My dear friend and the stellar artist Laimah Osman and I collaborated on two series of monoprints based on my poetry for a 2017 show at Hampshire College Art Gallery called Of Soil and Tongues. The exhibit brought together 3 alums, including Miatta Kawinzi and lê thi diem thúy, to consider poetry in three-dimensional space--as a heard, performed, read, graphic, and embodied medium.
“Gates” is a series of three monoprints drawing on my poem of the same name, which explores themes of immigration and identity. The prints are rendered in a style reminiscent of classical illuminated manuscripts in Persian. The lines play with the Farsi/Dari diacritical marks "zabar," [above] "zeyr," [below] and "peysh," [before] which denote short vowel sounds corresponding to "ah," "eh," and "oh." The Farsi/Dari alphabet (based on the Arabic script) is an Abjad, or an alphabet where not all vowel sounds are represented in writing, but only long vowels and diphthongs. One often only encounters these diacritics in children's books and language learning material to guide the learner in pronunciation. As artists born into Dari, losing our mother tongue through forced migration, learning English as a new language, and re-encountering Dari as adults via English in the US, we were interested in ideas of language ghosted by war and loss, unrepresented sounds, and the labor of learning and retaining a language, including one’s native tongue.
“Salaam Alaikum” is a series of monoprints drawing lines from my eponymous poem, which is concerned with how daily greetings take on new tenor in times of war. Here, greetings in Dari are layered with transliterations in English. Lines from the poem are in conversation with the meaning of the greetings. For example, “manda nabasheyn” is an expression of welcome that literally translates to “may you not be tired.” Whereas the full poem takes a dark turn with the arrival of war, in these excerpts we are interested in the interchange and play of languages, hand stenciled shapes, and colors—meeting, caressing, layering, as our languages do for each of us.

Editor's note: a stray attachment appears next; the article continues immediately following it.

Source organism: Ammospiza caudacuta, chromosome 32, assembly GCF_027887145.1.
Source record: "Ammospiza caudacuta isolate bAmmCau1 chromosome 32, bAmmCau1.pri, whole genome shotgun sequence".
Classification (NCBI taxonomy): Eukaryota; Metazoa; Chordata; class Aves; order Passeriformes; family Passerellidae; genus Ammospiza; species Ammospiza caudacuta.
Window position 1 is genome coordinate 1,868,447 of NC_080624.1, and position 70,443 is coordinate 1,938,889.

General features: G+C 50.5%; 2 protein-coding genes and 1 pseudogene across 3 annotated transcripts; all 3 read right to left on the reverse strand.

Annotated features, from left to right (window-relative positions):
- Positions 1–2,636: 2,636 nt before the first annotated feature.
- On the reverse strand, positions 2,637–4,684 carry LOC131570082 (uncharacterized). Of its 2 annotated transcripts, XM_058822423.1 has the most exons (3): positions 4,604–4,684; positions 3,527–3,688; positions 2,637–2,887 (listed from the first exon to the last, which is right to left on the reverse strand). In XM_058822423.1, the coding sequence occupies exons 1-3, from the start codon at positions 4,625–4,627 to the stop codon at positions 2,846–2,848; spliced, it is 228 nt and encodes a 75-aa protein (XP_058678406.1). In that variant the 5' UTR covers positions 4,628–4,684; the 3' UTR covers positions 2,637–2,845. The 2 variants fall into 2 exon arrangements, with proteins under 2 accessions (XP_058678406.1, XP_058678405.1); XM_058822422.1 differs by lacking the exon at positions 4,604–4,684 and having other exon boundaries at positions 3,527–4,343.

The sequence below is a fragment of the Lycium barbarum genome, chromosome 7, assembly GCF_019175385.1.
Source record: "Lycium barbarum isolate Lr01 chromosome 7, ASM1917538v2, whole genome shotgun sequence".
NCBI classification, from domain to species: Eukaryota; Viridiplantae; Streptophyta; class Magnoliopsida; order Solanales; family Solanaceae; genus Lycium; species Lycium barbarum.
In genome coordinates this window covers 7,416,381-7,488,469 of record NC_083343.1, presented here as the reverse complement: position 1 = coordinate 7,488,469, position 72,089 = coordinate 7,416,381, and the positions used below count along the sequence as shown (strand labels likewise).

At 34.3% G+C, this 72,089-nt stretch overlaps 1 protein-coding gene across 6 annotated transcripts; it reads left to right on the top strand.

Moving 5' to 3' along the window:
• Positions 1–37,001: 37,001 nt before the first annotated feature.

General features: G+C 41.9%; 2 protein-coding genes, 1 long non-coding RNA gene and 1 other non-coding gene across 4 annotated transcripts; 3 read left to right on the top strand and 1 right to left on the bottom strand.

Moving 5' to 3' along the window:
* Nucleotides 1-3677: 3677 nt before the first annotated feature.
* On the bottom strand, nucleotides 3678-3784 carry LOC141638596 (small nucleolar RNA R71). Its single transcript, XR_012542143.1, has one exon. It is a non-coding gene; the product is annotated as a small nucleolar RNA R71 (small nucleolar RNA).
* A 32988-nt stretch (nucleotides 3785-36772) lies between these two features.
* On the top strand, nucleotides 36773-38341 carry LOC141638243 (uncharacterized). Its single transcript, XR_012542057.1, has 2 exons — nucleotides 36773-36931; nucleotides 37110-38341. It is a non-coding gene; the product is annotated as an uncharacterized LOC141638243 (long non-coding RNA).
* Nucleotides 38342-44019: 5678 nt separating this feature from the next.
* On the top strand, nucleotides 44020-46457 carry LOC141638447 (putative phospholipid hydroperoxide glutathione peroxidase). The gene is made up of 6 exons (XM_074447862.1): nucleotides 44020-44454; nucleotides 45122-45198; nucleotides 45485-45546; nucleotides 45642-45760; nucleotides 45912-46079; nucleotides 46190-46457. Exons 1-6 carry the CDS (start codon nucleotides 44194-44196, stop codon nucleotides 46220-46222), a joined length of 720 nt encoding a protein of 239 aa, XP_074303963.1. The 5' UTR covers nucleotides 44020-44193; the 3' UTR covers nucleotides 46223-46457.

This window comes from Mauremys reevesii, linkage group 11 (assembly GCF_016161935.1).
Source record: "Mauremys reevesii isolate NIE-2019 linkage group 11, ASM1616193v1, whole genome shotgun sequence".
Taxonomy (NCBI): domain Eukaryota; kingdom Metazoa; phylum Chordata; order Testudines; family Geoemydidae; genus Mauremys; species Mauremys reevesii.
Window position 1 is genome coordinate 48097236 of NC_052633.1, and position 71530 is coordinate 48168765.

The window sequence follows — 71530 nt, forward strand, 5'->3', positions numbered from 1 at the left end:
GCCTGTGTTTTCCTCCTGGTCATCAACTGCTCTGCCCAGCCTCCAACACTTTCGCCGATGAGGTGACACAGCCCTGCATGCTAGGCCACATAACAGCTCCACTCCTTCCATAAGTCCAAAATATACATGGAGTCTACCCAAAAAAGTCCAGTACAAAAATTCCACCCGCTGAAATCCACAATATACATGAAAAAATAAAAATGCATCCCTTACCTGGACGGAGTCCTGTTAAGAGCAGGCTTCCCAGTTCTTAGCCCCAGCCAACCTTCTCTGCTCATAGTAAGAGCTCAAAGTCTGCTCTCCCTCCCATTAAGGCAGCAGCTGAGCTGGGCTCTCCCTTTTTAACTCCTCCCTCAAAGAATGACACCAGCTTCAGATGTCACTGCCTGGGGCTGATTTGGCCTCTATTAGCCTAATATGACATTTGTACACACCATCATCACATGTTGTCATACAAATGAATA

THE WONDER OF BEING SEVERAL | زیبایی چندین بودن
I collaborated with artist Sarah Saltzman on this handmade book. It is a celebration of—an adoration for—the beauty of Dari, one of the languages spoken in Afghanistan. Dari is filled with compound words: two or more words combined to create a new meaning. In Dari, these constructions have an uncommonly poetic flavor. A bat is a leather butterfly, a turtle a stone frog. Out of disparate images a new hybrid is born. And so, we simultaneously celebrate the compound: the wonder of being several.
KUNDIMAN POSTCARD EXCHANGE
Every year, Kundiman, an organization dedicated to the creation and cultivation of Asian American creative writing, offers a postcard exchange among its fellows. You write a postcard poem/story each day for a month to a fellow writer. The theme for 2017 was Because We Come From Everything: Poetry & Migration. We wrote and mail postcard poems highlighting the theme of migration.